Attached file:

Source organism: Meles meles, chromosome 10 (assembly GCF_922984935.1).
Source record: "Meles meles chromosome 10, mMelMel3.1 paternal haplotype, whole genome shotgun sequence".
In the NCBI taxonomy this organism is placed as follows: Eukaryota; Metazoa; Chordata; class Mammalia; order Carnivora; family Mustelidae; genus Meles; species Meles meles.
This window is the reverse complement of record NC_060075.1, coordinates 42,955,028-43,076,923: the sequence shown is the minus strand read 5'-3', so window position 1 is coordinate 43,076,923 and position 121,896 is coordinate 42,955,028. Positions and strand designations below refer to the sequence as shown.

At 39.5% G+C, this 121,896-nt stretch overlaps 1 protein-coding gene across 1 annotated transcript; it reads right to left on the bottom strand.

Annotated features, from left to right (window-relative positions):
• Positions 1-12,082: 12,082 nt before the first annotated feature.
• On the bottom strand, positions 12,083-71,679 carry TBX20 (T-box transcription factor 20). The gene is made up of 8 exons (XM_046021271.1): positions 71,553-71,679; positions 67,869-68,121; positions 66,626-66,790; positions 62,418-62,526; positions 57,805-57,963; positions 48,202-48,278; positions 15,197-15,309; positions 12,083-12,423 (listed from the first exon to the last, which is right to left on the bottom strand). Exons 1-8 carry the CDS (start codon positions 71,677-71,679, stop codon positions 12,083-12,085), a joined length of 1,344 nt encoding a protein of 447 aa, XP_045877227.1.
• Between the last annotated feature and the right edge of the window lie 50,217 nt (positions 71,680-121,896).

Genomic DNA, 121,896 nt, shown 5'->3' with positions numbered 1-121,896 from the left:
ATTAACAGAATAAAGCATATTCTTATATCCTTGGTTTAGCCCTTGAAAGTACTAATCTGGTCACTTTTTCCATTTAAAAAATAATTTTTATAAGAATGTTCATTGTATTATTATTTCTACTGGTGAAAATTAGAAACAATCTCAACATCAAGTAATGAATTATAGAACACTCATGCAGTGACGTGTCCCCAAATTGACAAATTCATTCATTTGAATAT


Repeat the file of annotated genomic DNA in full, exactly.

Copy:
Source organism: Meles meles, chromosome 10 (assembly GCF_922984935.1).
Source record: "Meles meles chromosome 10, mMelMel3.1 paternal haplotype, whole genome shotgun sequence".
In the NCBI taxonomy this organism is placed as follows: Eukaryota; Metazoa; Chordata; class Mammalia; order Carnivora; family Mustelidae; genus Meles; species Meles meles.
This window is the reverse complement of record NC_060075.1, coordinates 42,955,028-43,076,923: the sequence shown is the minus strand read 5'-3', so window position 1 is coordinate 43,076,923 and position 121,896 is coordinate 42,955,028. Positions and strand designations below refer to the sequence as shown.

At 39.5% G+C, this 121,896-nt stretch overlaps 1 protein-coding gene across 1 annotated transcript; it reads right to left on the bottom strand.

Annotated features, from left to right (window-relative positions):
• Positions 1-12,082: 12,082 nt before the first annotated feature.
• On the bottom strand, positions 12,083-71,679 carry TBX20 (T-box transcription factor 20). The gene is made up of 8 exons (XM_046021271.1): positions 71,553-71,679; positions 67,869-68,121; positions 66,626-66,790; positions 62,418-62,526; positions 57,805-57,963; positions 48,202-48,278; positions 15,197-15,309; positions 12,083-12,423 (listed from the first exon to the last, which is right to left on the bottom strand). Exons 1-8 carry the CDS (start codon positions 71,677-71,679, stop codon positions 12,083-12,085), a joined length of 1,344 nt encoding a protein of 447 aa, XP_045877227.1.
• Between the last annotated feature and the right edge of the window lie 50,217 nt (positions 71,680-121,896).

Genomic DNA, 121,896 nt, shown 5'->3' with positions numbered 1-121,896 from the left:
ATTAACAGAATAAAGCATATTCTTATATCCTTGGTTTAGCCCTTGAAAGTACTAATCTGGTCACTTTTTCCATTTAAAAAATAATTTTTATAAGAATGTTCATTGTATTATTATTTCTACTGGTGAAAATTAGAAACAATCTCAACATCAAGTAATGAATTATAGAACACTCATGCAGTGACGTGTCCCCAAATTGACAAATTCATTCATTTGAATAT